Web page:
Alcott's own life and family were her inspiration when she wrote Little Women. Alcott was the second oldest of her sisters Anna, Elizabeth, and Abigail May. As seen in the illustration from the 1915 edition by Jessie Wilcox Smith, the fictional sisters were just as close as their fictional counterparts. The oldest sister Anna was the inspiration for Meg March. Anna was considered a talented actress but ended up settling down and marrying to escape poverty. Elizabeth, who tragically died at age 22 of scarlet fever, was the inspiration for Beth March. The youngest Alcott sister, Abigail May, was an ambitious artist like her book counterpart, Amy. Lousia tailored the book's heroine, Jo March, after herself. Like Jo, Alcott was highly outspoken, independent, ambitious, and creative. By using her own life and experiences in her novel, Alcott created an equally entertaining and realistic tale while also communicating her own experiences and values to her audience to both educate and entertain them.  She makes her characters feel like real, well-rounded people with flaws to overcome. She romanticizes childhood to a certain extent to keep the reader engaged, but she also adds shades of darkness and realism. These darker moments cause the reader to become more emotionally involved and teach important lessons while introducing the reader to new experiences such as grief and death. Since the primary audience for Little Women was children, one could argue that by making Beth die, just like her real-world counterpart, Alcott is introducing the children to an essential part of life--death.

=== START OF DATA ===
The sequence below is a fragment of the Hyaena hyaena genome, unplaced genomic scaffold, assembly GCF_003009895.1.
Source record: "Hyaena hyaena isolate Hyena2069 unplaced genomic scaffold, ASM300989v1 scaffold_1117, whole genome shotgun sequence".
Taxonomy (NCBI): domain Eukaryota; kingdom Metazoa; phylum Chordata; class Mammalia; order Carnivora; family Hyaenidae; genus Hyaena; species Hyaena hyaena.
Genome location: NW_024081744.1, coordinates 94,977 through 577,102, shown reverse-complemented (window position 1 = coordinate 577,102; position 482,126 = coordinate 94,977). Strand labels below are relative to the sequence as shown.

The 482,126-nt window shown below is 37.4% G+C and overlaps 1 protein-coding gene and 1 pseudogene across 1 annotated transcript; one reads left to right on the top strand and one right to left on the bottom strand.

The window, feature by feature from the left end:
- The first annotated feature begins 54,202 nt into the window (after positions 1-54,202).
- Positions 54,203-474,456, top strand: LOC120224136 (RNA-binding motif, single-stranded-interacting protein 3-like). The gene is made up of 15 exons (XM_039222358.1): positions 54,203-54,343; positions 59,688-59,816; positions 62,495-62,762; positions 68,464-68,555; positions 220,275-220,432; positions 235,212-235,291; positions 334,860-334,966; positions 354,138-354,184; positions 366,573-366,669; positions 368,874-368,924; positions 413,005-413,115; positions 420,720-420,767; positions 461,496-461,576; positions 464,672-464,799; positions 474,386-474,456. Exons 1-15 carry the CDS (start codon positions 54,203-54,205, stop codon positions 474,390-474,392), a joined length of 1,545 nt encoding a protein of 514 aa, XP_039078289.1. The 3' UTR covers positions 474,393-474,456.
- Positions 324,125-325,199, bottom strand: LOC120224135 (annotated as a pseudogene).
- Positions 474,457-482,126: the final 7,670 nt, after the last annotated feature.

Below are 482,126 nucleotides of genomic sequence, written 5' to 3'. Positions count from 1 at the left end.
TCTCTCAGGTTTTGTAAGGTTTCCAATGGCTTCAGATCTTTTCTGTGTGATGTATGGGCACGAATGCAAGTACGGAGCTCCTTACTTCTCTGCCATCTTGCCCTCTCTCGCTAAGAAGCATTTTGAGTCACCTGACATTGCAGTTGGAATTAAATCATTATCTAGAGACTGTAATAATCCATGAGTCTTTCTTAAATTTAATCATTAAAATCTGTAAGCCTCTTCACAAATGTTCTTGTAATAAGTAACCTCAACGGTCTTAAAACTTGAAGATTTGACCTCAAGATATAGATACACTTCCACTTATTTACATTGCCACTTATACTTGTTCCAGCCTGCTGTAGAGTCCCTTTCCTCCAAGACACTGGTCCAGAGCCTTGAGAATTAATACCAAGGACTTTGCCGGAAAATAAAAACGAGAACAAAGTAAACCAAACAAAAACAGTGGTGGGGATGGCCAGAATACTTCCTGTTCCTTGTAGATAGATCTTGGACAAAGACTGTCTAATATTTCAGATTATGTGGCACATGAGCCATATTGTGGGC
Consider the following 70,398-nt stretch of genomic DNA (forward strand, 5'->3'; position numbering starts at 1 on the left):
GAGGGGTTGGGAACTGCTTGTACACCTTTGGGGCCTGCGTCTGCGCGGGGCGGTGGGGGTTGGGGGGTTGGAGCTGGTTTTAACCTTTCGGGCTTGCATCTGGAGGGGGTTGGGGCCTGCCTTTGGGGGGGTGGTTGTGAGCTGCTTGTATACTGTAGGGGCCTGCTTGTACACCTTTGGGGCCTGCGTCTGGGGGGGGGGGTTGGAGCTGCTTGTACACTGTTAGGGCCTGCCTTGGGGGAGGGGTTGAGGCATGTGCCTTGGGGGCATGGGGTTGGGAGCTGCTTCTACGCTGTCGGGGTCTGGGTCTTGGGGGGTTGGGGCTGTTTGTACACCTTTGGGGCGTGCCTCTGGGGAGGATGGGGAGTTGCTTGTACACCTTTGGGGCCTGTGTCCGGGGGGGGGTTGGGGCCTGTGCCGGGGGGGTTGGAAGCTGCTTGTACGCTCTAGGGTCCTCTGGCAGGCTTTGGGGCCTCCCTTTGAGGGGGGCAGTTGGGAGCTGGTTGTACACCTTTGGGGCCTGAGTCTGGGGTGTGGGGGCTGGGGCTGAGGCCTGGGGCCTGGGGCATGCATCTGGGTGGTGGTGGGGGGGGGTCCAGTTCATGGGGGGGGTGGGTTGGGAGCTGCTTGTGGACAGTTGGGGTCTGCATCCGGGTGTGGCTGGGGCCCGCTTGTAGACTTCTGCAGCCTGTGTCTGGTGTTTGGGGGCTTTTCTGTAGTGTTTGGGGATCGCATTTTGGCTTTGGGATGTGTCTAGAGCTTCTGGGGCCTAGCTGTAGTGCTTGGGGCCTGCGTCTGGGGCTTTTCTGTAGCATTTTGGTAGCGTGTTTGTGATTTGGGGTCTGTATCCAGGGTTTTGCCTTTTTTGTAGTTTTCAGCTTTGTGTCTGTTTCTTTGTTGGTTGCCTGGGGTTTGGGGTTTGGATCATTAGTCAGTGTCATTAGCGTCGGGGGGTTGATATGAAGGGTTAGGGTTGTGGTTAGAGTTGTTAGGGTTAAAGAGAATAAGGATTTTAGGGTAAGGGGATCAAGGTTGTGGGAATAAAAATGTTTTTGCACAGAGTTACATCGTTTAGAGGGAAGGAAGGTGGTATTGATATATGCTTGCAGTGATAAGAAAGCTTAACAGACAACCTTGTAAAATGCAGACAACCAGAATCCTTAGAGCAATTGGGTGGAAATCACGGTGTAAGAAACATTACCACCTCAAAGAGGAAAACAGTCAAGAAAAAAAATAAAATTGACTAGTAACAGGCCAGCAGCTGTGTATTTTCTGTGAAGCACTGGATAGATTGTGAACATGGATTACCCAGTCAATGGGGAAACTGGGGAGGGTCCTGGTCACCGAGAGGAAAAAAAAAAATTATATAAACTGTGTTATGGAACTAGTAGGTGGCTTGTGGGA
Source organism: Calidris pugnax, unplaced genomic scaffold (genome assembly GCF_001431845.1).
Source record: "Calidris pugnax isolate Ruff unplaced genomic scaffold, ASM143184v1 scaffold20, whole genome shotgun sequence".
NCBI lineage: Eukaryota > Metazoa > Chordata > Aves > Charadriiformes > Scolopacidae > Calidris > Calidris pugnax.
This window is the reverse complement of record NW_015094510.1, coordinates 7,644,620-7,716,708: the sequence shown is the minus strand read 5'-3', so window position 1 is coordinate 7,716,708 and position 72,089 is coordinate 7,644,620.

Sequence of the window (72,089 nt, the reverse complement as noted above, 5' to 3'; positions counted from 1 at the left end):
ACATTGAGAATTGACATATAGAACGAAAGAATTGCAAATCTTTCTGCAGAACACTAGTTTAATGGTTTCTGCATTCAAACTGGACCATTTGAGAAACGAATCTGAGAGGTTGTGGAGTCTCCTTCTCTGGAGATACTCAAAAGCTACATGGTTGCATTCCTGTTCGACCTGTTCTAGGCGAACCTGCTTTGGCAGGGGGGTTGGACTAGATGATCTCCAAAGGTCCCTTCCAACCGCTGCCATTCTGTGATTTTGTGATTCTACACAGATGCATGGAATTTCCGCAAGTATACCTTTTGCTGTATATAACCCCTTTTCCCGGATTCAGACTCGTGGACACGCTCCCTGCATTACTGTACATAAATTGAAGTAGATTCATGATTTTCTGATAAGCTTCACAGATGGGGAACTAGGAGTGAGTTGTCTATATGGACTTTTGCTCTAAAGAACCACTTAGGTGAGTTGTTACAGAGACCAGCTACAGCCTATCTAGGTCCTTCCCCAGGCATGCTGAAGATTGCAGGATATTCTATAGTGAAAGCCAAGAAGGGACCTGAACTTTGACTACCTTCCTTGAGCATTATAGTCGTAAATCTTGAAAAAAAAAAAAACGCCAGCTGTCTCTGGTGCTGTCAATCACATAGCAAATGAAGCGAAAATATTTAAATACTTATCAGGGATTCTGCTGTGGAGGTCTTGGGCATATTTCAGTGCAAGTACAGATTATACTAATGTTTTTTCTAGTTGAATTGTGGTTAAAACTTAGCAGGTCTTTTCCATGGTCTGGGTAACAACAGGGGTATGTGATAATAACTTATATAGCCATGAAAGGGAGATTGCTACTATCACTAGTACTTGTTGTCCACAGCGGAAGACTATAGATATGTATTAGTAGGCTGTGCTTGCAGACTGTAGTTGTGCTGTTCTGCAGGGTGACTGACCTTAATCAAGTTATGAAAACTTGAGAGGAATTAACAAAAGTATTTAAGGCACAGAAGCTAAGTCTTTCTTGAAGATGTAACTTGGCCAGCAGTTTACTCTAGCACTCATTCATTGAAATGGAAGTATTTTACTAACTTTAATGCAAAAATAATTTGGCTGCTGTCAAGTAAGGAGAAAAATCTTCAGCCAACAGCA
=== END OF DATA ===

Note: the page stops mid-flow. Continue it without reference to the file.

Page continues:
Frontispiece and Title Page for The Pilgrim's Progress, by John Bunyan (1678), 1815 edition, The British Library.